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Don’t Look Up

My wife and I loved this crazy movie! As far as we’re concerned, it’s the first worthy successor to Idiocracy—skewering our dumb culture, dumber media and even dumber politics.

It’s especially remarkable given that this type of big-budget farce is the easiest thing to make into a leaden disaster. I can’t recall how many amateur scripts I’ve read that try to write this kind of broad satire...and it’s just painful when it’s not done at this kind of ultra-high level.

The secret sauce is to understand people and nail the human emotion—and this is a very emotional movie. The ending (no spoilers) is beautiful. The characters all feel real, and very contemporary.

Whereas in amateur scripts, by the way, they just make all the characters shallow idiots.

Of course, Don’t Look Up is helped by a freakish A-list of talent: Leonardo DiCaprio, Jennifer Lawrence, Meryl Streep (as a uniquely Meryl version of a Trump/Palin president), Mark Rylance, Timothee Chalamet, Cate Blanchett (doing a great Megyn Kelly)—I mean, wow.

There are great actors, and great movie stars, but it’s super rare to have them both in the same person (a la Brando or, well, Meryl Streep)—this is an Avengers-level collection of acting talent, and they’re all pitch-perfect.

And that’s not even to list the supporting players: Melanie Lynskey, Rob Morgan, Jonah Hill, Michael Chiklis, Ron Perlman. What a delight to watch.

I guess it’s not a surprise this is so good, and the cast is so stellar—Adam McKay kind of has this super-smart, left-wing-political pop genre all to himself, and he’s so good at it. (I also love Succession, and am loving Winning Time.) So of course people would jump to be a part of his next Netflix movie.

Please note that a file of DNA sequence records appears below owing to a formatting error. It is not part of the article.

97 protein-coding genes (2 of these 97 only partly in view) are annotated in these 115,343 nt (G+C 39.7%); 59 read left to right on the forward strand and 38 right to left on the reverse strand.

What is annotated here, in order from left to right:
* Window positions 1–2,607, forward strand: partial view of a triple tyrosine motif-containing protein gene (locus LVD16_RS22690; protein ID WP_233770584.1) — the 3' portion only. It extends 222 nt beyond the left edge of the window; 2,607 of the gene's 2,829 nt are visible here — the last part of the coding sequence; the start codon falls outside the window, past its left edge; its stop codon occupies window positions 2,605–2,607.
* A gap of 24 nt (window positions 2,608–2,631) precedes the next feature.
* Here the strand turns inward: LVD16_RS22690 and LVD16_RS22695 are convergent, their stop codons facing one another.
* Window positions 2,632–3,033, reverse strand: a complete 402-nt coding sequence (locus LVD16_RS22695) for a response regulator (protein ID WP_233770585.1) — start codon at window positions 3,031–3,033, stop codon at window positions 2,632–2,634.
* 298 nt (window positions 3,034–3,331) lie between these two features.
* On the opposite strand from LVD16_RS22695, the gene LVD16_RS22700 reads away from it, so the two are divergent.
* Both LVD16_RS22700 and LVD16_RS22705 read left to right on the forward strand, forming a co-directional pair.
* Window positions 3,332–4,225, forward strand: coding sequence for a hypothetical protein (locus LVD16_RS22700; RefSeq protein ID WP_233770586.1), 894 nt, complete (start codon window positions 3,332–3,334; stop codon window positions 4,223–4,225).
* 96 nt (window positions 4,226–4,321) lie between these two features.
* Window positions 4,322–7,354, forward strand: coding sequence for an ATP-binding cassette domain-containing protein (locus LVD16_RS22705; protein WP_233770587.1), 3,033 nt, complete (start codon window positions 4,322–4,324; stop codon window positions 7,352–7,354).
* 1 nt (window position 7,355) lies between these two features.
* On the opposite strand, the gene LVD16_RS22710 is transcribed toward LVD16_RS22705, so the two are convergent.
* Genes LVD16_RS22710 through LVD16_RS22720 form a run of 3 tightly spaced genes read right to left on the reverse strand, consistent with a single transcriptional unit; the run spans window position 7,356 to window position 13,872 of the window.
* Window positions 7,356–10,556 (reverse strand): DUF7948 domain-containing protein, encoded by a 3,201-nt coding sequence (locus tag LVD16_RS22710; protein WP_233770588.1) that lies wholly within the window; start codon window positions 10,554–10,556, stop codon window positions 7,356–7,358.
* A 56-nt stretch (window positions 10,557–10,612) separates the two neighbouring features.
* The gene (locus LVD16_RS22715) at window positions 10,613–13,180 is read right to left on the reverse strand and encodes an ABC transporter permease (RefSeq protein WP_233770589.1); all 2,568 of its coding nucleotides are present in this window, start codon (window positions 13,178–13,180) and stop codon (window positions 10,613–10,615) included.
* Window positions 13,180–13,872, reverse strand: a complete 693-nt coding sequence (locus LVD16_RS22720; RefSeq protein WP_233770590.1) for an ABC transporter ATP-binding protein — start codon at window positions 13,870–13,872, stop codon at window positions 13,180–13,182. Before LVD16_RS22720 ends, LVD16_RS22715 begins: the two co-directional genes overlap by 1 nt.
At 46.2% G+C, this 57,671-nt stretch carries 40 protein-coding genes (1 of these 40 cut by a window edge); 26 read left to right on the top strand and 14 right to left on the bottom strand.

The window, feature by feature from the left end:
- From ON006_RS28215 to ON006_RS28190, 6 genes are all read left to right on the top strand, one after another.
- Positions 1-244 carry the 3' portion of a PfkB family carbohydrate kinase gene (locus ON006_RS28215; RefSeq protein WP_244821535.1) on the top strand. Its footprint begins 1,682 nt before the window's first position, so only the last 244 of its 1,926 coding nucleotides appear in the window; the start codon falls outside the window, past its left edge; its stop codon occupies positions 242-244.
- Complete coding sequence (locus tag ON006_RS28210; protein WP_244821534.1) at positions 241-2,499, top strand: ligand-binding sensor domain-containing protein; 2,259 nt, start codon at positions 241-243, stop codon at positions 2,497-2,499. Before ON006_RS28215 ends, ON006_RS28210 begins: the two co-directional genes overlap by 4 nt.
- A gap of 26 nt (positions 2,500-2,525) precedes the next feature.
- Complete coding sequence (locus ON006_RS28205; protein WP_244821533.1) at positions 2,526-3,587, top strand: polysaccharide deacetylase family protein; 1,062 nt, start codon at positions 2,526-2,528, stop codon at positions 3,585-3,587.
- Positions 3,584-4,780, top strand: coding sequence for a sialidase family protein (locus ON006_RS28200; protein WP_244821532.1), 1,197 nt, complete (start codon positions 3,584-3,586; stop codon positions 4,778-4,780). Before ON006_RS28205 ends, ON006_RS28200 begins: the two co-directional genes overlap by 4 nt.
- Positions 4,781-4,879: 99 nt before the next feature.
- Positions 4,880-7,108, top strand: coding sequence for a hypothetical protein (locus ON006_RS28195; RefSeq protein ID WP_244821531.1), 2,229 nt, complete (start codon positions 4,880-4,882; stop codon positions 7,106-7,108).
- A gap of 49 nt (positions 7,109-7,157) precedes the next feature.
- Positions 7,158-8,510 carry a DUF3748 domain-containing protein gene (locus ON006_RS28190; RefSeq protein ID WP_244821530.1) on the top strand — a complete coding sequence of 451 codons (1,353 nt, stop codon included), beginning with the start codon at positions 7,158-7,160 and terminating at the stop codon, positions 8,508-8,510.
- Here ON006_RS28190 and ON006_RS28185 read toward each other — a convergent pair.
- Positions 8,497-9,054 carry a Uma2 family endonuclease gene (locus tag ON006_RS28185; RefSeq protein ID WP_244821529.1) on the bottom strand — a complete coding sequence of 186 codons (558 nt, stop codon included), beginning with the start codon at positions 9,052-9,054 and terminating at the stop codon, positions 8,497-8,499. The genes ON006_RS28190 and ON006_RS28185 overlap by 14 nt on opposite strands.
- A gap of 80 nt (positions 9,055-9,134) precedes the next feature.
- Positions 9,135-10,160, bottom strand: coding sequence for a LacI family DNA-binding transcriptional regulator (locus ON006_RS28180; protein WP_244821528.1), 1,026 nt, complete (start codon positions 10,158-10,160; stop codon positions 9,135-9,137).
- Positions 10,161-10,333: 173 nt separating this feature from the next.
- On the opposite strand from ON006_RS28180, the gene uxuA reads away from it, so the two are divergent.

And the score is great! Nicholas Brittell is really terrific, and I’m becoming a big fan.

This kind of film has a tone that must be almost impossible to nail—I mean, how do you musically put your tongue in your cheek?

But Brittell’s main theme, a kind of rollicking big band number, plays up the party atmosphere of our idiotic (but very human) society, while the softer, twinkly stuff captures the sincerity of the characters.

I did find myself recollecting Justin Hurwitz’s score to First Man at times, and maybe that was some kind of model for them? I honestly don’t know. But it wouldn’t surprise me if at some point in the filmmaking process they needed temp music, and somebody thought, “What’s a piece of modern, inspirational film music for a rocket launch?”—and grabbed First Man to try against picture: “Ah, okay, this is a direction to try.”

To play it mostly straight, but skew it just a bit for the comedy and satire—and still have it be so musical and delightful and well-produced...this is not easy!

Love the schmaltzy solo violin in this track for the comically incompetent and malevolently greedy “BASH Corporation” and their ludicrous video:

I’ve seen three of the five films with Best Score nominees—Dune, The Power of the Dog and Don’t Look Up—and totally agree with those choices.

I would expect Dune to win—and I would vote for it, myself.

Also, many thanks to the Don’t Look Up team for designing their soundtrack album cover to look like an actual, distressed 1960s vinyl—yay!

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